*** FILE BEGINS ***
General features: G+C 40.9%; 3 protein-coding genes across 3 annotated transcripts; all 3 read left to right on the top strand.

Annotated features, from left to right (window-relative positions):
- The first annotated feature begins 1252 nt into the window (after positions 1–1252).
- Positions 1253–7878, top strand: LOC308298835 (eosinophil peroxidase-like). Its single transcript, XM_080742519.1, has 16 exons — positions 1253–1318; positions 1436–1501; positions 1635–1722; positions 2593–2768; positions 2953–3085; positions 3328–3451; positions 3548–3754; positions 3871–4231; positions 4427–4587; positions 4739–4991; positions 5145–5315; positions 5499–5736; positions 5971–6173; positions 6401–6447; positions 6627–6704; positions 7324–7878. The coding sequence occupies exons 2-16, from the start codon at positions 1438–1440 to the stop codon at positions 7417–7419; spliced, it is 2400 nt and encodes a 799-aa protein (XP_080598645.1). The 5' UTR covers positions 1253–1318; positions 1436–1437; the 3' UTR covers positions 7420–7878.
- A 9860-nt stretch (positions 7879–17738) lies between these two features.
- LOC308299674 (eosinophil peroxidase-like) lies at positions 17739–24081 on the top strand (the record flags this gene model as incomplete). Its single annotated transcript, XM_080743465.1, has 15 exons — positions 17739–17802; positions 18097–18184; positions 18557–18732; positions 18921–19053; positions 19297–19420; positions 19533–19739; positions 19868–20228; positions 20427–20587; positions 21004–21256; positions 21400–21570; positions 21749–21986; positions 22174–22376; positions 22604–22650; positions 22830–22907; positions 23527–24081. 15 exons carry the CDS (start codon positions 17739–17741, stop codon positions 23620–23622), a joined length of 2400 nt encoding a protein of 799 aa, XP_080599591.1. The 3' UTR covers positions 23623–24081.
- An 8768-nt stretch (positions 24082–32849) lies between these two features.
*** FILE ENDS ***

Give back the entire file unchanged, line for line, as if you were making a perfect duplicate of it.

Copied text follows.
General features: G+C 40.9%; 3 protein-coding genes across 3 annotated transcripts; all 3 read left to right on the top strand.

Annotated features, from left to right (window-relative positions):
- The first annotated feature begins 1252 nt into the window (after positions 1–1252).
- Positions 1253–7878, top strand: LOC308298835 (eosinophil peroxidase-like). Its single transcript, XM_080742519.1, has 16 exons — positions 1253–1318; positions 1436–1501; positions 1635–1722; positions 2593–2768; positions 2953–3085; positions 3328–3451; positions 3548–3754; positions 3871–4231; positions 4427–4587; positions 4739–4991; positions 5145–5315; positions 5499–5736; positions 5971–6173; positions 6401–6447; positions 6627–6704; positions 7324–7878. The coding sequence occupies exons 2-16, from the start codon at positions 1438–1440 to the stop codon at positions 7417–7419; spliced, it is 2400 nt and encodes a 799-aa protein (XP_080598645.1). The 5' UTR covers positions 1253–1318; positions 1436–1437; the 3' UTR covers positions 7420–7878.
- A 9860-nt stretch (positions 7879–17738) lies between these two features.
- LOC308299674 (eosinophil peroxidase-like) lies at positions 17739–24081 on the top strand (the record flags this gene model as incomplete). Its single annotated transcript, XM_080743465.1, has 15 exons — positions 17739–17802; positions 18097–18184; positions 18557–18732; positions 18921–19053; positions 19297–19420; positions 19533–19739; positions 19868–20228; positions 20427–20587; positions 21004–21256; positions 21400–21570; positions 21749–21986; positions 22174–22376; positions 22604–22650; positions 22830–22907; positions 23527–24081. 15 exons carry the CDS (start codon positions 17739–17741, stop codon positions 23620–23622), a joined length of 2400 nt encoding a protein of 799 aa, XP_080599591.1. The 3' UTR covers positions 23623–24081.
- An 8768-nt stretch (positions 24082–32849) lies between these two features.